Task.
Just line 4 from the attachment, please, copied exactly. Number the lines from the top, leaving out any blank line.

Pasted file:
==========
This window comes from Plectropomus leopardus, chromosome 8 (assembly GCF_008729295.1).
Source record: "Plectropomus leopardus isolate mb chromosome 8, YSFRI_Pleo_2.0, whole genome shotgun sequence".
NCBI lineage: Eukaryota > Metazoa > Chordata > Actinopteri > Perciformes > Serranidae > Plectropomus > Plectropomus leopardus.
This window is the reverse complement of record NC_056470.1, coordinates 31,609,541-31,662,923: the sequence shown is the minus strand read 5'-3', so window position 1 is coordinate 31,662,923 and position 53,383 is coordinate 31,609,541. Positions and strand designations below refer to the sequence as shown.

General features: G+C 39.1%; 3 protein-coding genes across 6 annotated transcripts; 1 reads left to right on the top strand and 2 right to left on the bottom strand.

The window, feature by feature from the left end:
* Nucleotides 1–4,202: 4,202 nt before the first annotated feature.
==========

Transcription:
This window is the reverse complement of record NC_056470.1, coordinates 31,609,541-31,662,923: the sequence shown is the minus strand read 5'-3', so window position 1 is coordinate 31,662,923 and position 53,383 is coordinate 31,609,541. Positions and strand designations below refer to the sequence as shown.